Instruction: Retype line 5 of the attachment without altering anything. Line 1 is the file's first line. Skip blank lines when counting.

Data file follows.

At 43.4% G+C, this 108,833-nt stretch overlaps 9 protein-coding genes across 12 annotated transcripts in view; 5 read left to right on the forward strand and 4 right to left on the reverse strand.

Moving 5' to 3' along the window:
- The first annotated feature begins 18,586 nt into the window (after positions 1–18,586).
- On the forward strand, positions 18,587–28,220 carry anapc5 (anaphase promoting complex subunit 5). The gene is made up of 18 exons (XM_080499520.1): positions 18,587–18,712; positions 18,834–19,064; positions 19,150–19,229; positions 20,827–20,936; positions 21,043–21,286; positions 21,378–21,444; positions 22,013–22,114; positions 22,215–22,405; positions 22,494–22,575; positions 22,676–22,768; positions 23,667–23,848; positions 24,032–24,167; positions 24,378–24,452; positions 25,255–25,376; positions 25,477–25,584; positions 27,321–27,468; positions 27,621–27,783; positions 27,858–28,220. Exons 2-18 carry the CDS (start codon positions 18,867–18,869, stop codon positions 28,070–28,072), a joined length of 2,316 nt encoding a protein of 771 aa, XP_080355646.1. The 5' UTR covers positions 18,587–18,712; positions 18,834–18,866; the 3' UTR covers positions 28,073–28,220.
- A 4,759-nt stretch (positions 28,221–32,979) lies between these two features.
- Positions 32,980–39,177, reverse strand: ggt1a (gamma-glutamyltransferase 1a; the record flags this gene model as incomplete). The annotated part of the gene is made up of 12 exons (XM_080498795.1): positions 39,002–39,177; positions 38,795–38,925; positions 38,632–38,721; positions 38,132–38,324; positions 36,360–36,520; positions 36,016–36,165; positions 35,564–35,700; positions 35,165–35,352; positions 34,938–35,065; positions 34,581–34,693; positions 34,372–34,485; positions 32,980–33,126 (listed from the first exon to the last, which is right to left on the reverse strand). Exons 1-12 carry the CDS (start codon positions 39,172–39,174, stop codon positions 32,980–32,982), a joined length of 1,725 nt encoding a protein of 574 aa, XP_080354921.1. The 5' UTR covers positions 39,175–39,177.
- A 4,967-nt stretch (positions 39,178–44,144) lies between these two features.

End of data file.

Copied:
- A 4,759-nt stretch (positions 28,221–32,979) lies between these two features.